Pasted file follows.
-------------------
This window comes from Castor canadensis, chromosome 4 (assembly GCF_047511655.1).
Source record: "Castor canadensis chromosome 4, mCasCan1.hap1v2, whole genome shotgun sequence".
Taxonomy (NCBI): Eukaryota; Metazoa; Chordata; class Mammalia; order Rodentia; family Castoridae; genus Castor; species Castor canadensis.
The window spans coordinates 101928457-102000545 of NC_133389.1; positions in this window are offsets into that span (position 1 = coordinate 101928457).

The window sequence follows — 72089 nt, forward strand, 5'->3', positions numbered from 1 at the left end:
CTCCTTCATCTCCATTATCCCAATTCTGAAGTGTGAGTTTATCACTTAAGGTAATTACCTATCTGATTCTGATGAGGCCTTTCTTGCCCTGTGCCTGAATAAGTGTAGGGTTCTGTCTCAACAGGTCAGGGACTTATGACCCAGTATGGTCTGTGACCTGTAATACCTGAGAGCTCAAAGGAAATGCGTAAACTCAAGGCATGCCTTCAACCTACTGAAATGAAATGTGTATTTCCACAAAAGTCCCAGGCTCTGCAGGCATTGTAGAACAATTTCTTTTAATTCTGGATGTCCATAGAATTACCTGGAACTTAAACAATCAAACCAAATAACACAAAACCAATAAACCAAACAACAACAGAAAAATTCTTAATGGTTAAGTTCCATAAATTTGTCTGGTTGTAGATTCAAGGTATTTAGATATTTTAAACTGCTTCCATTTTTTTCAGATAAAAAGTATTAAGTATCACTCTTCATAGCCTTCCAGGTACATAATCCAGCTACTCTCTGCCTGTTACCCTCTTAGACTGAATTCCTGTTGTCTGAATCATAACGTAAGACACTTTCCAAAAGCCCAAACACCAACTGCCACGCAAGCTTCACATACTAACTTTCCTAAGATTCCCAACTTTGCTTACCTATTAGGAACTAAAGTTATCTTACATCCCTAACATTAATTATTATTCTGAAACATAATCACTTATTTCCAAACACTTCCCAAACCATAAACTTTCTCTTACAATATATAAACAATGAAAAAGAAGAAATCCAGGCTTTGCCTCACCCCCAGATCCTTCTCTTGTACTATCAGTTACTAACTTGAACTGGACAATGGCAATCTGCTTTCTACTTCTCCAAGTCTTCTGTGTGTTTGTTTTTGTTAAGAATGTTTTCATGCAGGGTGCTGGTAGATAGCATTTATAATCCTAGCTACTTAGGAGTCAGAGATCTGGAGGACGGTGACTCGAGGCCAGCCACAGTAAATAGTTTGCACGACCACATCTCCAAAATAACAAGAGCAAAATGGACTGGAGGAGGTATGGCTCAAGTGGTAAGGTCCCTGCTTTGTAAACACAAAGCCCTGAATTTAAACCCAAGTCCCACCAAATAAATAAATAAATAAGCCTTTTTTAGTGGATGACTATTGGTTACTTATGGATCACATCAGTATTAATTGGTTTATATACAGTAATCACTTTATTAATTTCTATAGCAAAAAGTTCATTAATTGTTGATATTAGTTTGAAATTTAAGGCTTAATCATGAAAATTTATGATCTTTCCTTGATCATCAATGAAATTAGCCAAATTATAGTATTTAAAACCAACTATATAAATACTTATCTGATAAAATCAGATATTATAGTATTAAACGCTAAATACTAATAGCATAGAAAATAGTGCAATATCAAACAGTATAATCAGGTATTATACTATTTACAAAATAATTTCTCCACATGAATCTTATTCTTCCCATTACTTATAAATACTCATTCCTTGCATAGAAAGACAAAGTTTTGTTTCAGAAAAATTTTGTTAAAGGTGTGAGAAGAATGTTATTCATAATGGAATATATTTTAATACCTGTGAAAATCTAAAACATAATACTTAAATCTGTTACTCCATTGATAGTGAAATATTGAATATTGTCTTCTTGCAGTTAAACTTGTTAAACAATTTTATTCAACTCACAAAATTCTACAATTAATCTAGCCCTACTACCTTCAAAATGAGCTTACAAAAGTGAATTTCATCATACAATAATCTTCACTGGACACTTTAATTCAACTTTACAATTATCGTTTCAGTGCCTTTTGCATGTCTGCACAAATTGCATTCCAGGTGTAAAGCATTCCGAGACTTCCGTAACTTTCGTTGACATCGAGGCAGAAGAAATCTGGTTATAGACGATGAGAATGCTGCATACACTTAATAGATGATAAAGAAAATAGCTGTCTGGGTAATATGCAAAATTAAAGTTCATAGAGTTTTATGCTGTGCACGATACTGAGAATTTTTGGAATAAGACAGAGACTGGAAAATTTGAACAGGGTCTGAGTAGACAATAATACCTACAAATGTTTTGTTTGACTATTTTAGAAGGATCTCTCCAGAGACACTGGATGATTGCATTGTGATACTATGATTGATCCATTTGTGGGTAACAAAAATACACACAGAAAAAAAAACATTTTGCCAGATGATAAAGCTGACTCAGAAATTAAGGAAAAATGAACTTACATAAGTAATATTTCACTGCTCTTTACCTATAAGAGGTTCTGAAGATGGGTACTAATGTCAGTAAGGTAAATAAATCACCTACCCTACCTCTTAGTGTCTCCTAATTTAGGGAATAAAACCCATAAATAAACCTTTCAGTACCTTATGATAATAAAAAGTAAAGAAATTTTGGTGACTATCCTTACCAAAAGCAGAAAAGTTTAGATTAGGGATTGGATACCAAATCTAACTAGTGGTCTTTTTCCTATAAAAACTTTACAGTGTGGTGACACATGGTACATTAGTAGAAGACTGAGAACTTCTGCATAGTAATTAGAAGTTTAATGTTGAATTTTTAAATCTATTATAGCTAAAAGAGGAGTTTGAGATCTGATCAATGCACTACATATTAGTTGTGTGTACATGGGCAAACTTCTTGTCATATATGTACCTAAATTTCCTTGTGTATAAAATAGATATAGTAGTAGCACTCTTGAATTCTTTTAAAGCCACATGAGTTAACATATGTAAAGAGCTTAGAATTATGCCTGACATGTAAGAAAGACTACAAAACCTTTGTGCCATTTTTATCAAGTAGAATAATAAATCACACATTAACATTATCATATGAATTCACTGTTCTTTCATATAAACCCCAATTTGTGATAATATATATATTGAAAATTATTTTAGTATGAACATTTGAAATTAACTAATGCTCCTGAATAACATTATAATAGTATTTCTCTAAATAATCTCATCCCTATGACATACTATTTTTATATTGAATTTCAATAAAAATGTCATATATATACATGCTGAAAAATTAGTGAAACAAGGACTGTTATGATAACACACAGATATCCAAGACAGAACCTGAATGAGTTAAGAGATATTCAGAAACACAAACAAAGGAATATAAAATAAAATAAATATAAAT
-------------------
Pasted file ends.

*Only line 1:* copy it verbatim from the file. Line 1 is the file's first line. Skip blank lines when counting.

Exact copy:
This window comes from Castor canadensis, chromosome 4 (assembly GCF_047511655.1).